When you’re learning a new craft, it’s usual for the teacher to lead you through an exploration of your materials. Getting to know your materials, becoming familiar with them, learning to wield them.
If you’re learning to draw, you will experiment with charcoal, pastels, pencils, pen and ink. You will shade and rub and outline. You’ll find what feels right. If you’re learning to play an instrument, you will first learn the notes, where to place your fingers, perhaps play scales and arpeggios and chords. These are your materials.
But in learning to make poetry, we don’t have the habit of considering materials first. Perhaps it’s because our materials (words and language) are so commonplace, and used so frequently, we assume we already know what to do with them. But how many of us then end up sitting in front of a blank page? Getting to know your materials means you love spending time with them, playing with them, using them.
Annie Dillard reminds us that we should feel something for the materials:
A well-known writer got collared by a university student who asked, “Do you think I could be a writer?”
“Well,” the writer said, “I don’t know. . . . Do you like sentences?”
So we’re setting out to fall in love with words. In this series, I’m sharing what I know about slam poetry (or performance poetry or spoken word or whatever you want to call it).
Let’s consider: What are our materials?
What kind of words?
Words that are spoken, words that are heard.
Are they different to words read on a page?
Yes, I believe so. Spoken words are:
- Temporal – they are happening in time. As listeners, we surrender to the flow.
- Ephemeral – they can’t be held or captured for later. Unless you’re recording as you go, everything you say instantly ‘disappears.’
- Evanescent – they only exist as they are going out of existence.
- Immersive – they fill our sense of hearing like water; you can’t stand back or choose what to see as you can when looking at a picture.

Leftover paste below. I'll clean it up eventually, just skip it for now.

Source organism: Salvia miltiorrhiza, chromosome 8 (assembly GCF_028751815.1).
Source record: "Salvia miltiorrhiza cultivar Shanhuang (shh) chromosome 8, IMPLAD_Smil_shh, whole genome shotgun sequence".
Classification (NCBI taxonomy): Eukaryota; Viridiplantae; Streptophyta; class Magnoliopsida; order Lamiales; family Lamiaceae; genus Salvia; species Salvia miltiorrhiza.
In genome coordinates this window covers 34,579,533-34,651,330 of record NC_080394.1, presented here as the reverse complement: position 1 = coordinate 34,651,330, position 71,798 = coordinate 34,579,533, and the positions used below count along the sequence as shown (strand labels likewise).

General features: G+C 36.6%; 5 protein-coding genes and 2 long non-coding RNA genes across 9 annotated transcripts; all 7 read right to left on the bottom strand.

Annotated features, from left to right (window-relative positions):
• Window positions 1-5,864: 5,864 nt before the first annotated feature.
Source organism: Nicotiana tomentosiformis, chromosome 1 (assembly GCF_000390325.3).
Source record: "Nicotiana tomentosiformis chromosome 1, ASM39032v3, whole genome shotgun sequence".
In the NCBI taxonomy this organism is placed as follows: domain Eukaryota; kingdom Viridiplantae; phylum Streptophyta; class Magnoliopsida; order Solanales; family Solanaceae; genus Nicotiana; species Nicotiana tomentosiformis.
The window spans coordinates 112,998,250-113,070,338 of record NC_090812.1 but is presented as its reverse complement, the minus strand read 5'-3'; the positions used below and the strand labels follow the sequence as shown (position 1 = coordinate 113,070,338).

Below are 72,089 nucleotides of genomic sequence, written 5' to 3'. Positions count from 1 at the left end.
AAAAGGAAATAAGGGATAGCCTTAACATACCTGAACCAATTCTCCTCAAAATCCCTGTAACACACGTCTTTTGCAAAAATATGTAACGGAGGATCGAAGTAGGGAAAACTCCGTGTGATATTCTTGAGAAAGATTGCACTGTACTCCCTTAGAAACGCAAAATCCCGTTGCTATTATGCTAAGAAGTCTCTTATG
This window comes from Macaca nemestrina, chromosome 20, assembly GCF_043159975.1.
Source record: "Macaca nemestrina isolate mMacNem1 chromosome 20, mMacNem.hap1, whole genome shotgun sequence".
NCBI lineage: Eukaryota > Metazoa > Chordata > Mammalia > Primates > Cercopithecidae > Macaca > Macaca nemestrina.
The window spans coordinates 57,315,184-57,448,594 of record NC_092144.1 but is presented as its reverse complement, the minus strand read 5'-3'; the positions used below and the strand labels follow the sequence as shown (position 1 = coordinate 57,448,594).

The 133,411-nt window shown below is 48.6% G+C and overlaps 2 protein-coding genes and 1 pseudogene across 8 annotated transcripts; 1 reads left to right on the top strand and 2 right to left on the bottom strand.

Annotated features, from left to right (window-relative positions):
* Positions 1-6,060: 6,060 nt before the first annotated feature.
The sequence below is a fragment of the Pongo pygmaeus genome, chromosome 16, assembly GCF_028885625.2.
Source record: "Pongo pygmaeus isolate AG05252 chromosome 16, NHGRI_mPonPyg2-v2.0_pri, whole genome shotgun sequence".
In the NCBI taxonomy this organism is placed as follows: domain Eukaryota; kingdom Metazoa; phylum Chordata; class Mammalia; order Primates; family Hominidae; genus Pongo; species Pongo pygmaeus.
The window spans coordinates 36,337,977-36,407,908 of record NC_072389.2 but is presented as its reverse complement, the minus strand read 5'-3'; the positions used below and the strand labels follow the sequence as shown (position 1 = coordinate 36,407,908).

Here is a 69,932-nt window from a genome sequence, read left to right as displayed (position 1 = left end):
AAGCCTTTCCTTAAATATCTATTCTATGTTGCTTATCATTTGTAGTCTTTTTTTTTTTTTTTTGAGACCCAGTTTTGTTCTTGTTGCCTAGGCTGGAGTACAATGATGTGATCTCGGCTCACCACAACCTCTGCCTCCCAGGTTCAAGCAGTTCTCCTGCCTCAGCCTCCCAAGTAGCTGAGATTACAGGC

- Tonal – it’s impossible to say anything without tone. Even a flat, unemotional tone conveys something.
- Communal – spoken words are often the way we communicate most comfortably in social groups. They have a much longer history than the written word. Oral forms allowed knowledge to be passed down through generations in pre-literate society.
So what does all this mean? As a material, spoken words have certain qualities we should take notice of, because we can use them. We can use the flow, the way listeners want to get caught up in it. The infinite tones available to you. The fact that you are bound with the audience in a moment in time, but not after. The materials allow you to make this poetry more personal in all sorts of ways, because it will be your voice, no one else’s, that enacts it. The moments you share in a live performance become unique, unrepeatable acts.
The materials also impose certain limitations, in the same way that using ink limits your ability to erase. You probably aren’t going to subject your audience to something the length of a novel – your materials aren’t effective on that kind of timescale. (Actually, I kind of hope there’s some radical experimenter out there thinking, ‘spoken-word novel…now there’s an idea!’). Play with the limits as well as the possibilities. A confession: it has taken me 10 years to realise that extended metaphors usually don’t work in spoken–word: it’s better to say what you mean! I’m still getting to know my materials, I guess.
Now, time to play with your materials.
Here are a few exercises to get you started:
- Make a list of words you love the sound of. Say them. Say them slowly, quickly, loudly, softly, delicately, aggressively, lovingly.
- Make a list of words of words you hate. What puts you off about them? Where did they come from? What sort of person uses them?
- Find a poem you love and read it aloud to someone you trust. Have them tell you what happened in your voice, breath, face, and body, as you read.
- Try reading aloud this sound poem by Cliff Crego. How do you enact an italic? Or a quotation mark? Or wide spacing?
- Try performing this poem for a friend, or with a friend. What did you do to bring it to life?
How do you feel about your materials? Do you like spoken words? As always, I’d love you to let me know how this worked for you, and don’t forget to share using the button below.
See more in the SlamCraft series on writing poetry for performance.